Video: Watch the fun from last year's event:
A proper visit to Hawaii requires immersion into its plentiful, storied food culture. It’s the essence of the islands. The Hawaii Food & Wine Festival, October 5 to October 27, offers such an authentic epicurean experience.
The festival was co-founded by Roy Yamaguchi and Alan Wong, two of Hawaii’s most renowned chefs and longtime Hawaii restaurateurs (Roy’s and Alan Wong’s respectively). It all began with a small dinner. For more than a decade, Yamaguchi hosted a dinner party at his original Roy’s in Hawaii Kai, on Oahu’s east side. “I would invite my chef friends to participate and cook and raise money and awareness for the farm bureau,” he says. One night after the annual dinner, he brainstormed out-loud about “trying to do it full scale,” he says. “The rest is history.”
Founded in 2010, the Hawaii Food & Wine Festival (HFWF) celebrates its ninth anniversary this year. It has since expanded to three islands—Oahu, Maui, and Hawaii Island—and become a culinary and cultural tour de force that makes the Islands a true food destination.
“(With HFWF) we’re saying to the world, ‘come see what we’re doing here in Hawaii,’ says Yamaguchi. “We want to showcase how we live, how we respect our culture and respect our farmers, fishermen and ranchers.”
In many ways the festival has come full circle for Hawaii Regional Cuisine. Yamaguchi, Wong and 10 fellow Hawaii chefs developed the concept in 1991 in a spare Maui Prince Hotel banquet room. The chefs met to talk about how to partner with farmers and avoid shipping in certain foods. Their talks turned into a culinary movement, in which local chefs continued to draw on the Islands’ diverse ethnic cooking styles and capitalized on locally sourced ingredients. “The Hawaii regional chefs worked together with farmers and now the festival has become the event where we put the chefs together with farmers, ranchers, fishermen. It raises the bar of what Hawaii has to offer,” says Yamaguchi.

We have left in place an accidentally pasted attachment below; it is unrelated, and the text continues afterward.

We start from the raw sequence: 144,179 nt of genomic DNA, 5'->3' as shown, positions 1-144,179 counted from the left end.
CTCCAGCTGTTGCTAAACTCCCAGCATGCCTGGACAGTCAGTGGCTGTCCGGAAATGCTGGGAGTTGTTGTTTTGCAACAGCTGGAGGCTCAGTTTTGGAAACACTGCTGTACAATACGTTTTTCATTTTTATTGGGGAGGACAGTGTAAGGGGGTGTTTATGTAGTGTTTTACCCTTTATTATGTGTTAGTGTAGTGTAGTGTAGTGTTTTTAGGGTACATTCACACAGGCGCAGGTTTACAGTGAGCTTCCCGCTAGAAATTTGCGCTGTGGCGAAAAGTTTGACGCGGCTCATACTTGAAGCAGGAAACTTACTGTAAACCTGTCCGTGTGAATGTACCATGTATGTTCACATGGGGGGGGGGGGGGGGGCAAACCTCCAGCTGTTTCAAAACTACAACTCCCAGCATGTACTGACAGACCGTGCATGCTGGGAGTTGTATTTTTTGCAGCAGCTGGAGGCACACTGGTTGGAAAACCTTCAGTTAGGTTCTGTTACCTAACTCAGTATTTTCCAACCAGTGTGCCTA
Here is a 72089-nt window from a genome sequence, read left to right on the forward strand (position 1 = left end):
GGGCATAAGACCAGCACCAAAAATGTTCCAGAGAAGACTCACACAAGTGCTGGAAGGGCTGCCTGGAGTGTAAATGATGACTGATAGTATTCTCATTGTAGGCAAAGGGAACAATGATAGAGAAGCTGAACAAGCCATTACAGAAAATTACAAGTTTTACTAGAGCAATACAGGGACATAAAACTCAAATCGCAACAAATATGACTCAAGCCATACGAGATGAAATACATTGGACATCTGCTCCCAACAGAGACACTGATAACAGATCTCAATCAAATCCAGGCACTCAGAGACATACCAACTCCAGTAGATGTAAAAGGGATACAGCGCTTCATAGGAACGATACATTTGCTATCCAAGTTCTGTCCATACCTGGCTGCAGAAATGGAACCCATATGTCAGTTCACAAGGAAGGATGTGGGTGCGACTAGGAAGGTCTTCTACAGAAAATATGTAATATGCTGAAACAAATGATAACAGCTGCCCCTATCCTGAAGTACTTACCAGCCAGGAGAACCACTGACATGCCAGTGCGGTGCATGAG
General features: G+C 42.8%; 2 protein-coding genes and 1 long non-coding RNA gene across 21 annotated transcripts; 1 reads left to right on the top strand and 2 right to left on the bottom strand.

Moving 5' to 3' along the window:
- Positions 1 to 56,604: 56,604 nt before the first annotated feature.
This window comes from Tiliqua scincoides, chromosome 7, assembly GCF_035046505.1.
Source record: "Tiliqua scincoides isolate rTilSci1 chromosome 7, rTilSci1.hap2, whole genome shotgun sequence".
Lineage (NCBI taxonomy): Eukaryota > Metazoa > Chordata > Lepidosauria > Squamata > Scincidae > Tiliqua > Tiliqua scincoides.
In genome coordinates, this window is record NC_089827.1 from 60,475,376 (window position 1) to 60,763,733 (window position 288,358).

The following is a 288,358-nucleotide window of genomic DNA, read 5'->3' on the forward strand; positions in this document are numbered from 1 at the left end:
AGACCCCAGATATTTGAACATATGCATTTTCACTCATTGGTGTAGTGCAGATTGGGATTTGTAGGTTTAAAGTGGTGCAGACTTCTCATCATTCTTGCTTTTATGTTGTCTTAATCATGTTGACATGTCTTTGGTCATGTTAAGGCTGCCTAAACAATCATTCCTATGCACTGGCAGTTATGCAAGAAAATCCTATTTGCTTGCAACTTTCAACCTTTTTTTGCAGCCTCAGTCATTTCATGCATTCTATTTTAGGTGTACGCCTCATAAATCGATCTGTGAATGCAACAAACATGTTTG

Hawaiian Airlines Presents Swirl
This is the HFWF event for wine lovers. Set on the rooftop of the Hawaii Convention Center, Swirl features 20 renowned red wines from the Pacific Coast. “It has a huge touch and feel,” says chef and festival co-founder Roy Yamaguchi. “And of course, great chefs and great wines.” Each wine is expertly paired with toothsome tastings featuring fresh, local ingredients. White wines, handcrafted cocktails and specially selected beers are also available. Don’t miss out on the art exhibit and the silent auction. Click here for tickets.
And that’s what sets the Hawaii Food & Wine Festival apart from the dozens of other food and wine festivals across the country. The HFWF not only spotlights local, national, and international chefs and their creations of culinary excellence, but Island culture itself. Whether it’s the unique cuisine of Hawaii Island, a contemporary Hawaiian luau, or imbibing with master sommeliers, the festival seamlessly interweaves the unique foods, places and culture of the Hawaiian Islands into one food event. “Most food festival (attendees) come and go and the chefs cook and then they’re out the door,” says Yamaguchi. “For us, we make it a point to get the chefs to learn about Hawaii.”
It doesn’t hurt that the Hawaii Food & Wine Festival was named one of the Travel Channel’s best food and wine festivals, and one of the top 15 in North America by Fodor’s Travel.
... the Hawaii Food & Wine Festival was named one of the Travel Channel’s best food and wine festivals ...
This year, approximately 120 chefs and culinary specialists are participating in the festival, half of whom are from the U.S., Japan, China, New Zealand, Australia, and the U.K. Yamaguchi says guest chefs visit Hawaii’s farms and ranches, the Honolulu fish auction, the Chinatown market in Honolulu, and even learn to pull kalo (taro) from loi (traditional Hawaiian irrigated terraces). “That’s why it’s important that the chefs that we bring out to Hawaii are committed to wanting to learn more about Hawaii’s culture,” says Yamaguchi. “They bring that spirit back to wherever they come from, whether it’s a foreign country or a Mainland destination city. They are our culinary ambassadors of the state and the festival.”
HFWF Schedule of Events
From a pasta extravaganza to a nighttime beach party, this year's schedule offers a tasty variety for all participants. Click here for a complete listing and see what's on the table for 2019.
Giving back is big for the food and wine festival. In fact, HFWF has seven community beneficiaries, including the Hawaii Agricultural Foundation, the Maui Culinary Academy, Paepae o Heeia, and Papahana Kuaola. Yamaguchi sees community involvement as a natural extension of the festival, and of many chefs’ congeniality.
For eclectic tastings of Hawaii, at some of its most stunning venues, there’s no better event than the Hawaii Food and Wine Festival. It’s a festival that truly connects the food of the Islands, with the culture of Hawaii.